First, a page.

Here’s something to remember: Yves-François Blanchet is not trying to promote national unity.
When Alberta Premier Jason Kenney picked up on things the Bloc Québécois Leader said on Wednesday about the oil patch and started blasting back at Quebec, it was no skin off Mr. Blanchet’s nose. He is a separatist. When it comes to the parts of Canada getting along, he’s not here to help.
Yet Mr. Kenney, and a few other western Canadian politicians like Calgary MP Michelle Rempel, took the bait. They fired back. “How dare you,” the response more or less said. “We pay Quebec’s bills.”
Mr. Blanchet doesn’t have to worry a jot about what Albertans think. Mr. Kenney can fire a few easy shots at the Bloc Leader, even if le tout Québec gets blasted in the process. And it is easy for this to go on and on.
We saw a national disunity wrestling federation smackdown, with Mr. Blanchet and Mr. Kenney firing shots, a social-media pile-on and Conservative Leader Andrew Scheer opining that what Mr. Blanchet said was insulting and divisive and it is Justin Trudeau’s fault because the Prime Minister has used divisive rhetoric about the energy sector.
Headlines declared the Kenney-Blanchet spat was an Alberta vs. Quebec dispute, but on close examination, it turns out Mr. Blanchet is not, in fact, the premier of Quebec. And he has declared his own disinterest in Canadian unity. “I’m not the one that will fight to have a nice, beautiful and united Canada,” he said on Wednesday.
There’s no sign Mr. Blanchet woke up on Wednesday planning to rile Albertans. He met with Mr. Trudeau, and his public message afterward was that the Bloc will not be obstructionist. But when asked what advice he has for folks in Alberta and Saskatchewan seeking autonomy, he flippantly said he might be tempted to help if they wanted a green state, “but if they’re trying to create an oil state in Western Canada, they cannot expect any help from us.”
If the reaction from Mr. Kenney and others hurt his feelings, it didn’t show. The sovereigntist movement won’t suffer if Albertans and Quebeckers feel insulted by each other. Ms. Rempel’s Twitter response was curt: “Your province is literally funded by our energy sector. If you’re so concerned about our industry, feel free to send that $12B you get every year from us back. #hypocrite.”
(The facts aren’t really important in this, but for the record: Quebec will receive about $13-billion in equalization payments this year from the federal government. Albertans do pay, on average, more in federal taxes than people in other provinces, so in that sense, they subsidize the federation. According to Statistics Canada, about 14 per cent of federal revenues come from Alberta, so in theory, Albertans contribute about $1.8-billion to Quebec’s equalization payment.)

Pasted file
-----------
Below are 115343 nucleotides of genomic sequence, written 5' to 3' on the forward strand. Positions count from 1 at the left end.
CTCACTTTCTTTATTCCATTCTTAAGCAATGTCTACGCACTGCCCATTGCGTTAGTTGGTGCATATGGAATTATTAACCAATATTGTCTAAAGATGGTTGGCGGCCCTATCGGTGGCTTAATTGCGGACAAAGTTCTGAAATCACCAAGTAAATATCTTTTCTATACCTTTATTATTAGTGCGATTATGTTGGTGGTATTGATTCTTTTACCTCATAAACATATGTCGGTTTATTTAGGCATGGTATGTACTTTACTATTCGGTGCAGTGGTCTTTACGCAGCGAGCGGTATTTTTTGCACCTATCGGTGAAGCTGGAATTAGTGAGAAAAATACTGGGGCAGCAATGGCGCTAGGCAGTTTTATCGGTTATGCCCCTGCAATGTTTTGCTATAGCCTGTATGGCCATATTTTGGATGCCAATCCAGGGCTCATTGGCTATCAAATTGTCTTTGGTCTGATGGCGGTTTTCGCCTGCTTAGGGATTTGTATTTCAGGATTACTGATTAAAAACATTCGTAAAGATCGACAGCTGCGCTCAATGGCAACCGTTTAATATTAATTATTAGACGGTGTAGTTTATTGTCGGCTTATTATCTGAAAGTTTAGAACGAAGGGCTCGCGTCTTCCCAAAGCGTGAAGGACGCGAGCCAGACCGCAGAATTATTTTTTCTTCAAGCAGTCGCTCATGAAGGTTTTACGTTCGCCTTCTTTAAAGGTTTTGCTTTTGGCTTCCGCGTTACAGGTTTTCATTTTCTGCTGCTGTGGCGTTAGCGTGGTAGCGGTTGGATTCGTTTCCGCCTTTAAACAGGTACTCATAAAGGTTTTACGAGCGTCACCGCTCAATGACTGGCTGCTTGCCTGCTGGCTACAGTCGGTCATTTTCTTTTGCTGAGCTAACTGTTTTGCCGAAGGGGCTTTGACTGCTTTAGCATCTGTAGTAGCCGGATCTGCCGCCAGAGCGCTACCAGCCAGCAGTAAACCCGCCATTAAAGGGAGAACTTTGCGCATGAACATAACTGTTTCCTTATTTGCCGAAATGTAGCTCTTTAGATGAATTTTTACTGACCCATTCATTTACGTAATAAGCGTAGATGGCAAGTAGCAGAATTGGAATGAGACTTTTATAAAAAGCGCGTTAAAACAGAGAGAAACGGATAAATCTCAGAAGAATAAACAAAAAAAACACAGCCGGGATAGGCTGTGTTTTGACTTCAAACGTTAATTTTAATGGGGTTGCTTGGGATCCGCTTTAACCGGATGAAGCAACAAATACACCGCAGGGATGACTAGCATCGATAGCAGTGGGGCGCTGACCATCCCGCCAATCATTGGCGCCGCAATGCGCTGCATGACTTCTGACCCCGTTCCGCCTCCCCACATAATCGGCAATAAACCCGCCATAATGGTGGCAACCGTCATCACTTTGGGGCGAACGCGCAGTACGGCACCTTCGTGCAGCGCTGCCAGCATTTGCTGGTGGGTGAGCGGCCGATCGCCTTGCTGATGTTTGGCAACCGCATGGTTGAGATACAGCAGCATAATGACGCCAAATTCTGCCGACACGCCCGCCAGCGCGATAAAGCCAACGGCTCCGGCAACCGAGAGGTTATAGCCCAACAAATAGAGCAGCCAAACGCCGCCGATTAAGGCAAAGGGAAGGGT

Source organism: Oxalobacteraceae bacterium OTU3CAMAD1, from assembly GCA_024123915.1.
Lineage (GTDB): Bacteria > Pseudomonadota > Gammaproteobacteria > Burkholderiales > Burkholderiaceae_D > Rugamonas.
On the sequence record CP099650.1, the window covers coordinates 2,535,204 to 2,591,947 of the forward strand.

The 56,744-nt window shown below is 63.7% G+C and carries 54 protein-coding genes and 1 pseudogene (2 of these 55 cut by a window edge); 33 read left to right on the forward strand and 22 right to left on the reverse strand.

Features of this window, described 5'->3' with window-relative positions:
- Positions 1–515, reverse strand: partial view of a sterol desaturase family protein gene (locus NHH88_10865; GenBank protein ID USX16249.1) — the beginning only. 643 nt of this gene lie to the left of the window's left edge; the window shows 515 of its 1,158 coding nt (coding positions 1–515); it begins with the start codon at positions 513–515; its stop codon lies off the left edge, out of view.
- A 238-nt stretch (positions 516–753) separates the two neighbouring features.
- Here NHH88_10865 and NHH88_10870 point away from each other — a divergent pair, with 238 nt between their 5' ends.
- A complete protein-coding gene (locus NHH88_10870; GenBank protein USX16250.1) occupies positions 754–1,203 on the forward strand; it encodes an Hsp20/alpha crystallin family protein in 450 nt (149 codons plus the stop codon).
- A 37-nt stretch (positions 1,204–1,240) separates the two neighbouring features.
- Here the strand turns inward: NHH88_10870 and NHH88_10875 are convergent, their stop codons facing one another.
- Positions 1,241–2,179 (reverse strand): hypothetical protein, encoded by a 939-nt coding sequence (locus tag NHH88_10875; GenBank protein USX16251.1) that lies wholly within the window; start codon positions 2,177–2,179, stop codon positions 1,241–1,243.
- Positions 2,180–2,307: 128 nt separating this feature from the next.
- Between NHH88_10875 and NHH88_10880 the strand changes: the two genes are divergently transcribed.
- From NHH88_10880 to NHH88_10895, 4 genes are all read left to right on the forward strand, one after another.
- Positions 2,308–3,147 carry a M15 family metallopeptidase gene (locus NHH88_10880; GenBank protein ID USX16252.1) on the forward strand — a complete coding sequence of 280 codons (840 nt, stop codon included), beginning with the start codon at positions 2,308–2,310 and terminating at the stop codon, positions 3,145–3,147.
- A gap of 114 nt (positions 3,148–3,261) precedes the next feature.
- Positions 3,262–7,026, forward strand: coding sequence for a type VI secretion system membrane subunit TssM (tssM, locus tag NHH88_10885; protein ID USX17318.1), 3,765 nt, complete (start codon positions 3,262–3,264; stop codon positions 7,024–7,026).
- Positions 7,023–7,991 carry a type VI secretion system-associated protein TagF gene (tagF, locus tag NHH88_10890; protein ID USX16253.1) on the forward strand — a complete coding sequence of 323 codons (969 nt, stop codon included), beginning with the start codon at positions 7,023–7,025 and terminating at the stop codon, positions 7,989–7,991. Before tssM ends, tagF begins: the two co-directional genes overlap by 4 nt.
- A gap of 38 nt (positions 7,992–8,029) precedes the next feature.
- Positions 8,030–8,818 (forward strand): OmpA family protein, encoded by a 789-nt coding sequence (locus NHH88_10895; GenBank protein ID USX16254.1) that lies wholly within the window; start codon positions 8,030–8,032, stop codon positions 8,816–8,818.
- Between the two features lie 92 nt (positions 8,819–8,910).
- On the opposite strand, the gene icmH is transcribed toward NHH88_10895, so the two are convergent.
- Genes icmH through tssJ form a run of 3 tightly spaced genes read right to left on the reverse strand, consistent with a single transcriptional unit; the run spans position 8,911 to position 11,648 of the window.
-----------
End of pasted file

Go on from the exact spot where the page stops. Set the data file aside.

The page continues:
Of course, Albertans are frustrated. And Albertans and Quebeckers really do see issues of oil development and pipelines differently. Quebec Premier François Legault also annoyed Albertans last December when he said Quebeckers would not accept a new oil pipeline across the province.
It is worth noting a few things. No pipeline across Quebec is actually proposed. There was one plan, Energy East, which was withdrawn, but Quebec didn’t block it. And while Mr. Legault has insisted the Quebec public would not accept an oil pipeline, he has been far more open to a controversial proposal for a pipeline carrying western natural gas.
Both Mr. Kenney and Mr. Legault have their own politics. Mr. Legault is a nationalist under pressure to look like he is standing up for Quebec autonomy and fighting climate change. Mr. Kenney wants to echo Alberta’s frustrations, and the feeling that the country has taken the west, and its energy industry, for granted.
That could easily turn into more disunity smackdowns. The whole dispute is ripe for all sides to take offence, for one province to fire blame at another. But Mr. Legault hasn’t deputized Mr. Blanchet to speak for Quebec. And when he shoots off his mouth, Mr. Kenney should not treat the Bloc leader as he does. Because he’s not rooting for Canadian unity.
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